Insight #1

An actionable way to implement the Big Idea into your life

Make an Honest Assessment

"Our reluctance to accept that the changes exist may even compromise our ability to adapt – we can only cope with changes that we acknowledge."
- Resilience from the Heart, page 126

As creatures of habit, we tend to reflect today the way we lived life at a particular time in our past. So many of the old ways of thinking are no longer enough to meet the needs of our transforming world. We tend to put our lives on hold until that familiar world returns. While we’re waiting for the normal to return, we remain unconscious of the way life is now. Our reluctance to accept that the changes exist may even compromise our ability to adapt – we can only cope with changes that we acknowledge.

How can we thrive in a new world if we put our attention on waiting for the old world to return? There never was a better time than now, to be honest with ourselves about what we’re up against. Do we embrace the change or do we hold on to our old habits and patterns of thinking which might not be sustainable anymore?

We have two possible ways to deal with the reality of a shifting world. We can choose either to (1) discount the facts that tell us the world has changed, and that we need to think and live differently, leaving ourselves and our organizations vulnerable to the new conditions or (2) be honest with ourselves about the volatility that comes from the convergences of extremes, and to learn to adapt our thinking and ways of life to minimize the negative impacts of the change.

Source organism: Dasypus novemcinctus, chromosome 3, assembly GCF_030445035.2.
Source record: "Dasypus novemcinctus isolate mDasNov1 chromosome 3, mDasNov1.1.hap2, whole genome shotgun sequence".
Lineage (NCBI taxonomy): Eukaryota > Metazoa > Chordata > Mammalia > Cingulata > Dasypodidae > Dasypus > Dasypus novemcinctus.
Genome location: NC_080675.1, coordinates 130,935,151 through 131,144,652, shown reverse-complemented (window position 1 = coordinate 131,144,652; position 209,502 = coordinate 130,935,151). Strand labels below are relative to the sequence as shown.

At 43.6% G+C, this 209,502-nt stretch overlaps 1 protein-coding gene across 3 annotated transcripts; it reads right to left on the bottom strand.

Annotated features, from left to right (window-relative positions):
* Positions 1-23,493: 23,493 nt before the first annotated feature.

Insight #2

An actionable way to implement the Big Idea into your life

Accessing Heart Intelligence

"Growing evidence suggests that the heart and the brain work together to share the role of the body's master organs – two separate organs connected through a common network of information...Creating a heart-brain coherence empowers us to experience deep states of intuition and to do so on demand."
- Resilience from the Heart, pages 11 and 25

What’s important here is to listen to your body and to learn how it communicates with you. This ability to perceive and create harmony in the body is a preparation that allows us to be at our best for whatever we choose to pursue. The key to our transformation is simply this: the better we know ourselves, the better equipped we are to make our choices wisely.

Hereby it’s of critical importance to recognize the distinction between heart-based intuition and what we know as our experience of instinct. Instinct is nature’s way of informing us in the present, based upon experiences in the past. Without a doubt, our instincts can powerfully serve us in certain situations. Heart intelligence, on the other hand, is instant and fast, based on the present time of the moment. The heart knows with unwavering certainty. Our task and practice is to merge and reconcile the two experiences into coherence.